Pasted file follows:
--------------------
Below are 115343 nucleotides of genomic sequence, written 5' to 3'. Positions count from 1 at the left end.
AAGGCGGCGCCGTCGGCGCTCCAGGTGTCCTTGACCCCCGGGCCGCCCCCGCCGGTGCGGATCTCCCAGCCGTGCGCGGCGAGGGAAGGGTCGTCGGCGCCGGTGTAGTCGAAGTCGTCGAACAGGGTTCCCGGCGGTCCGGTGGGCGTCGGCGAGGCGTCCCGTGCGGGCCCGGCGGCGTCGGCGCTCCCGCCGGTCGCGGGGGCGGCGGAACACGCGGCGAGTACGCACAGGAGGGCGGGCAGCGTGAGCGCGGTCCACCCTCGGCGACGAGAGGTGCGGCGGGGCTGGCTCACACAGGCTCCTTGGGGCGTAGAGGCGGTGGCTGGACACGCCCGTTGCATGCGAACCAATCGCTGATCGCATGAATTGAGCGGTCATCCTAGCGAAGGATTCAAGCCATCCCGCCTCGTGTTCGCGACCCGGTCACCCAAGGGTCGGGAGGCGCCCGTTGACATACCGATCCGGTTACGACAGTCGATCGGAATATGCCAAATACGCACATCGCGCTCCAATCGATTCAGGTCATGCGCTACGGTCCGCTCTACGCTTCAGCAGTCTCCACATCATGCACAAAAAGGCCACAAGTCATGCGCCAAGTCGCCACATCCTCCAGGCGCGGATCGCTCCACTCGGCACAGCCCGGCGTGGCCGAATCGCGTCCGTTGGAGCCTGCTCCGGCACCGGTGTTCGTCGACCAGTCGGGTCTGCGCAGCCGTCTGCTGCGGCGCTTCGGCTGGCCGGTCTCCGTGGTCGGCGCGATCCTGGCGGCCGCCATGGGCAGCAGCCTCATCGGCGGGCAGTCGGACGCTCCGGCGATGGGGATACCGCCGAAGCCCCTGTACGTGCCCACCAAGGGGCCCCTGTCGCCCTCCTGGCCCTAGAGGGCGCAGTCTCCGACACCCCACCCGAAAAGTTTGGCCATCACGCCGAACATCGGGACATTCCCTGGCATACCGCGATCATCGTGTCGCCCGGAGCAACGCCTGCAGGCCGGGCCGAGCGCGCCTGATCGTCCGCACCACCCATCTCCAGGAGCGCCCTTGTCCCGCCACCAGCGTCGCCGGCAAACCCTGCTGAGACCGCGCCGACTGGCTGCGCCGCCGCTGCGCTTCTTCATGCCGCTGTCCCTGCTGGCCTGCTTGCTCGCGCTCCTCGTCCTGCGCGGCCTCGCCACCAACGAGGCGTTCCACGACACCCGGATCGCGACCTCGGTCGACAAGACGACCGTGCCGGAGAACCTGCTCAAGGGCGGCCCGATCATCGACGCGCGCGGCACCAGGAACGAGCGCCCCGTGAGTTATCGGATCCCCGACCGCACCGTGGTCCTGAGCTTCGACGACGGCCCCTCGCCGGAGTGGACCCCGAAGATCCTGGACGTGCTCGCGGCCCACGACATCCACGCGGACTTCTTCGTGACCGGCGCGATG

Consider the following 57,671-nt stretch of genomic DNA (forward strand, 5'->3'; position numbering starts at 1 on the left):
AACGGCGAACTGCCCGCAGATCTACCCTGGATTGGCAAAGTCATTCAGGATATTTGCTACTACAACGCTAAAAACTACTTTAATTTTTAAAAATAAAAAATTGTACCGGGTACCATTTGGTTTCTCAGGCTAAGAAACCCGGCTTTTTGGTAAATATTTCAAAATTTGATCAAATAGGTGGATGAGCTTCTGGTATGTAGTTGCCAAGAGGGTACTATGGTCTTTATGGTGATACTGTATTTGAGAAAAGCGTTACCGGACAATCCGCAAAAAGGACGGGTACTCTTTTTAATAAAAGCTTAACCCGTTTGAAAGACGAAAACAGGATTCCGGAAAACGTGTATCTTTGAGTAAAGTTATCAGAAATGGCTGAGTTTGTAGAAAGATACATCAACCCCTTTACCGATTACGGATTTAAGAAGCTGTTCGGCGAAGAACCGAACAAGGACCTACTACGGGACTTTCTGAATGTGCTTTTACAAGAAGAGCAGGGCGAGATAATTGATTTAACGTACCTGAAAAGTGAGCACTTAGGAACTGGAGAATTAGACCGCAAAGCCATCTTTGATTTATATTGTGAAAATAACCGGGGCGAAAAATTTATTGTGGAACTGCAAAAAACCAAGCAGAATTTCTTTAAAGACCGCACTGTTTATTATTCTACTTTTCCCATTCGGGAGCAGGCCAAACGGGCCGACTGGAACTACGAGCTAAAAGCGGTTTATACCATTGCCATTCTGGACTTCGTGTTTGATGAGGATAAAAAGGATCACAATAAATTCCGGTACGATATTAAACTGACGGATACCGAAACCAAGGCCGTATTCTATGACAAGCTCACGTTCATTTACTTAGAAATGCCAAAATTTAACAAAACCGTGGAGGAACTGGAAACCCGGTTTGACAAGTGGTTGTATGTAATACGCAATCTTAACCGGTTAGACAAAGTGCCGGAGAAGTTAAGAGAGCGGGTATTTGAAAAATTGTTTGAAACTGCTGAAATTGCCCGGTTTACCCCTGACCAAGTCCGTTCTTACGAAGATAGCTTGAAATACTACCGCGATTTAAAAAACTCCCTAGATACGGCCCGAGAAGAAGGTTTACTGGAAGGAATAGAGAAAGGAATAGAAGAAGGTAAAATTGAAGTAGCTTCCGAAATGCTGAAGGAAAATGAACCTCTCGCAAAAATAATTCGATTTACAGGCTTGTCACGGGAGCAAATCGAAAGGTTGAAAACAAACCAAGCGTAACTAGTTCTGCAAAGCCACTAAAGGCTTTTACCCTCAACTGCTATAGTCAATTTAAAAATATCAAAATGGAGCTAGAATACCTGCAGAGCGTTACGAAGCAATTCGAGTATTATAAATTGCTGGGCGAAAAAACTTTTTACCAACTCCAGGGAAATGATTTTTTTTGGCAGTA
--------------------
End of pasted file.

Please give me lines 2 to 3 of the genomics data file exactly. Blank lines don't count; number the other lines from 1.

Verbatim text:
AAGGCGGCGCCGTCGGCGCTCCAGGTGTCCTTGACCCCCGGGCCGCCCCCGCCGGTGCGGATCTCCCAGCCGTGCGCGGCGAGGGAAGGGTCGTCGGCGCCGGTGTAGTCGAAGTCGTCGAACAGGGTTCCCGGCGGTCCGGTGGGCGTCGGCGAGGCGTCCCGTGCGGGCCCGGCGGCGTCGGCGCTCCCGCCGGTCGCGGGGGCGGCGGAACACGCGGCGAGTACGCACAGGAGGGCGGGCAGCGTGAGCGCGGTCCACCCTCGGCGACGAGAGGTGCGGCGGGGCTGGCTCACACAGGCTCCTTGGGGCGTAGAGGCGGTGGCTGGACACGCCCGTTGCATGCGAACCAATCGCTGATCGCATGAATTGAGCGGTCATCCTAGCGAAGGATTCAAGCCATCCCGCCTCGTGTTCGCGACCCGGTCACCCAAGGGTCGGGAGGCGCCCGTTGACATACCGATCCGGTTACGACAGTCGATCGGAATATGCCAAATACGCACATCGCGCTCCAATCGATTCAGGTCATGCGCTACGGTCCGCTCTACGCTTCAGCAGTCTCCACATCATGCACAAAAAGGCCACAAGTCATGCGCCAAGTCGCCACATCCTCCAGGCGCGGATCGCTCCACTCGGCACAGCCCGGCGTGGCCGAATCGCGTCCGTTGGAGCCTGCTCCGGCACCGGTGTTCGTCGACCAGTCGGGTCTGCGCAGCCGTCTGCTGCGGCGCTTCGGCTGGCCGGTCTCCGTGGTCGGCGCGATCCTGGCGGCCGCCATGGGCAGCAGCCTCATCGGCGGGCAGTCGGACGCTCCGGCGATGGGGATACCGCCGAAGCCCCTGTACGTGCCCACCAAGGGGCCCCTGTCGCCCTCCTGGCCCTAGAGGGCGCAGTCTCCGACACCCCACCCGAAAAGTTTGGCCATCACGCCGAACATCGGGACATTCCCTGGCATACCGCGATCATCGTGTCGCCCGGAGCAACGCCTGCAGGCCGGGCCGAGCGCGCCTGATCGTCCGCACCACCCATCTCCAGGAGCGCCCTTGTCCCGCCACCAGCGTCGCCGGCAAACCCTGCTGAGACCGCGCCGACTGGCTGCGCCGCCGCTGCGCTTCTTCATGCCGCTGTCCCTGCTGGCCTGCTTGCTCGCGCTCCTCGTCCTGCGCGGCCTCGCCACCAACGAGGCGTTCCACGACACCCGGATCGCGACCTCGGTCGACAAGACGACCGTGCCGGAGAACCTGCTCAAGGGCGGCCCGATCATCGACGCGCGCGGCACCAGGAACGAGCGCCCCGTGAGTTATCGGATCCCCGACCGCACCGTGGTCCTGAGCTTCGACGACGGCCCCTCGCCGGAGTGGACCCCGAAGATCCTGGACGTGCTCGCGGCCCACGACATCCACGCGGACTTCTTCGTGACCGGCGCGATG

Consider the following 57,671-nt stretch of genomic DNA (forward strand, 5'->3'; position numbering starts at 1 on the left):